Egypt's former VP ElBaradei to face court for 'betrayal of trust'

Mohamed ElBaradei is unlikely to attend any hearing after leaving Egypt, and not supporting army crackdown on Muslim Brotherhood.

By REUTERS
August 20, 2013 20:00
2 minute read.
Mohamed ElBaradei [file photo]

Mohamed ElBaradei 390 (R). (photo credit: Stringer Egypt / Reuters)

CAIRO - Mohamed ElBaradei, Egypt's former vice president, will be sued in court for a "betrayal of trust" over his decision to quit the army-backed government in protest at its bloody crackdown on the Muslim Brotherhood.

The case, brought by an Egyptian law professor, will be heard in a Cairo court on September 19, judicial sources said on Tuesday.

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It points to the prospect of a new wave of politically driven lawsuits being brought to court following the downfall of President Mohamed Morsi, whose supporters brought a raft of cases against opposition figures during his year in power.

The cases, many of them for "insulting the president", have been criticized by anti-government activists as a form of political intimidation.

ElBaradei, former head of the UN nuclear agency and co-leader of the secular National Salvation Front, was the most prominent liberal to endorse the military's overthrow of President Mohamed Morsi on August 3 following mass protests.

But he made new enemies on Augusts 14 by resigning after security forces used force to crush the protest camps set up by Morsi's Muslim Brotherhood supporters in Cairo, killing hundreds of people.

The military's intervention against Morsi has polarized public opinion in Egypt and around 900 people have died in violence across the country over the past week.

The case was filed by Sayyed Ateeq, a law professor at Helwan University.

"I raised a case against Dr. ElBaradei. He was appointed in his capacity as a representative of the NSF and the majority of the people who signed the Tamarod declaration," he told Reuters, referring to the coalition that led the anti-Morsi protests.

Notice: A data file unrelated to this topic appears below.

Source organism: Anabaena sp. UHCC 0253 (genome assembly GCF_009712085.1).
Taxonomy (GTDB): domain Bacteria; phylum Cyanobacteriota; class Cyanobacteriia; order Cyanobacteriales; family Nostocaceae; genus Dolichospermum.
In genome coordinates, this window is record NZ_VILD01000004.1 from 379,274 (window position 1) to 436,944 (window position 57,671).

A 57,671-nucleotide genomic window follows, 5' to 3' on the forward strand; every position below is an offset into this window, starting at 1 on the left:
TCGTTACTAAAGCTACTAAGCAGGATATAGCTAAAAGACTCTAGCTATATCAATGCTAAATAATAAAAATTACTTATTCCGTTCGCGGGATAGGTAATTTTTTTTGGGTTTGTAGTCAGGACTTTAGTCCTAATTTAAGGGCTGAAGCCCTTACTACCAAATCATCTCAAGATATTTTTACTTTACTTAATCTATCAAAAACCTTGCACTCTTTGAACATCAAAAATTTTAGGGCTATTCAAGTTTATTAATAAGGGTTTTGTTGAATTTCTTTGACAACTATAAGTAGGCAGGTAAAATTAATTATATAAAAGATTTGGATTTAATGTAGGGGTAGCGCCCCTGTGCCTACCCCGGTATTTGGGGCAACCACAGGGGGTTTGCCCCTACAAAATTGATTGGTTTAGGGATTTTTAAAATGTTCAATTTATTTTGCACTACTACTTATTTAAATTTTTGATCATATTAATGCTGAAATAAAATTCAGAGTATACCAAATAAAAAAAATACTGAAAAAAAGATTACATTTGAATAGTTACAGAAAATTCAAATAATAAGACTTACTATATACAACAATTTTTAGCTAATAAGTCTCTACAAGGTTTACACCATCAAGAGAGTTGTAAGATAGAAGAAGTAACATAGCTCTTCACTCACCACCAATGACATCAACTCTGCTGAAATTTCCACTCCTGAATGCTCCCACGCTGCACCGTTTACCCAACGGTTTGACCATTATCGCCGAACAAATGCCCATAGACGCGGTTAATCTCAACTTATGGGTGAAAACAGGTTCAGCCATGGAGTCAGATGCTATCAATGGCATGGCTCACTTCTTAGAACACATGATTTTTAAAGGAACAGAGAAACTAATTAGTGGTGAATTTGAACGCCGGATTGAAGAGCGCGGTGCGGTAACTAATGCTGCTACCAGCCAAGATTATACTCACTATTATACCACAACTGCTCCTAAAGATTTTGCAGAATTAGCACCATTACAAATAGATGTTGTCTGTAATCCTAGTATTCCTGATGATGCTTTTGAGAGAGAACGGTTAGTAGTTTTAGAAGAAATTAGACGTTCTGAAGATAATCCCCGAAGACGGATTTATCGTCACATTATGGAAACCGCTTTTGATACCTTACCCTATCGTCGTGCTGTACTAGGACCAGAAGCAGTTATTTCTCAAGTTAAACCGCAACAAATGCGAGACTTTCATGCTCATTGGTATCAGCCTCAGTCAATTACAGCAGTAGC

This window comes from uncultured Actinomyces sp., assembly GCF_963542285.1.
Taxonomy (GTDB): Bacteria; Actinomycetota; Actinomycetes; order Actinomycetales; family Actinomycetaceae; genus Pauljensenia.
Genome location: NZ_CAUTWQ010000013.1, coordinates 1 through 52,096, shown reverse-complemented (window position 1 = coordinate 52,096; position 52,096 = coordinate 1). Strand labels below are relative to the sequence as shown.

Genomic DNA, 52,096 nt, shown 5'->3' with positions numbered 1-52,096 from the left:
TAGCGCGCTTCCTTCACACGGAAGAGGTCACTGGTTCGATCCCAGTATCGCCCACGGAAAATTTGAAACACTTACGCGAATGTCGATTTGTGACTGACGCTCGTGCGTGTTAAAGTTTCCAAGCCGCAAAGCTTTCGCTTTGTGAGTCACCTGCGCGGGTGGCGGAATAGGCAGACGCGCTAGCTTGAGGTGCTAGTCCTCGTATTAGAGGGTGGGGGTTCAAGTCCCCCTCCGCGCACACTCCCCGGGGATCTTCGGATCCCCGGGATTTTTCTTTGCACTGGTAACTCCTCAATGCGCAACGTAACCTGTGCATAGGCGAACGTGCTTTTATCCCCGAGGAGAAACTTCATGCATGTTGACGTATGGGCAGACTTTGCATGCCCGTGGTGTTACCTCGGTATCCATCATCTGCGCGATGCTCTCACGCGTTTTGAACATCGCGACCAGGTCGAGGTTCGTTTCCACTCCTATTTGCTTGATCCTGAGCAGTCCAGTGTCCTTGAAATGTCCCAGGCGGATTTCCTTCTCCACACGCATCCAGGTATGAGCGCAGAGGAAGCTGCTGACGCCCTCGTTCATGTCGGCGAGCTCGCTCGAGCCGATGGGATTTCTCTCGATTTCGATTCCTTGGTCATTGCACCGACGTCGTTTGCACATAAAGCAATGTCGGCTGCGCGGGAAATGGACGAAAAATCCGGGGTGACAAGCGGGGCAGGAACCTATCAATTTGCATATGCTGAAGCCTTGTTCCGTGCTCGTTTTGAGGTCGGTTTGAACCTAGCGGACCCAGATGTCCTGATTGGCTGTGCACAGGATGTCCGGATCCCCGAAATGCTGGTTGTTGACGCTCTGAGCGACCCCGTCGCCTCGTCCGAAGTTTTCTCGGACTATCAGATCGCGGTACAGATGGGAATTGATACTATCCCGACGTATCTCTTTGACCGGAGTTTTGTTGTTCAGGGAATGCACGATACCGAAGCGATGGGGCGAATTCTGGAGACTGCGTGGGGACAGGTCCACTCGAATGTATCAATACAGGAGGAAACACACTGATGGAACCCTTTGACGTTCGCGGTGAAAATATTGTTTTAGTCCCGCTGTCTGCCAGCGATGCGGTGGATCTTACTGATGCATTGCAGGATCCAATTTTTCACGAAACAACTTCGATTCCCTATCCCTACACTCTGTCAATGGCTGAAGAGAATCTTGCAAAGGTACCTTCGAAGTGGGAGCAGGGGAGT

"Dr. ElBaradei was entrusted with this position and he had a duty to go back to those who entrusted him and ask to resign."

Ateeq said that, if found guilty, ElBaradei could face a three year jail sentence. But a judicial source said the maximum sentence that could be imposed in a case of this kind was a fine and a suspended jail term.

ElBaradei left Egypt earlier this week for Europe and is unlikely to attend any hearing in this case.

The lawsuit follows a wave of arrests of Muslim Brotherhood leaders in recent days and a decision by the public prosecutor to charge Morsi, who is being detained in an undisclosed location, with inciting violence.

Khaled Dawoud, a former aide to ElBaradei who joined him in quitting the National Salvation Front following the crackdown, said any decision to try the Nobel peace prize winner would be a political escalation against critics of the military crackdown.

"If this case against ElBaradei is true then it is a major escalation showing that things are getting very polarized. You're either on this side or on that side," he told Reuters.

"Things took a very different turn from what someone like myself expected when I took part in the June 30 demonstrations against Morsi."


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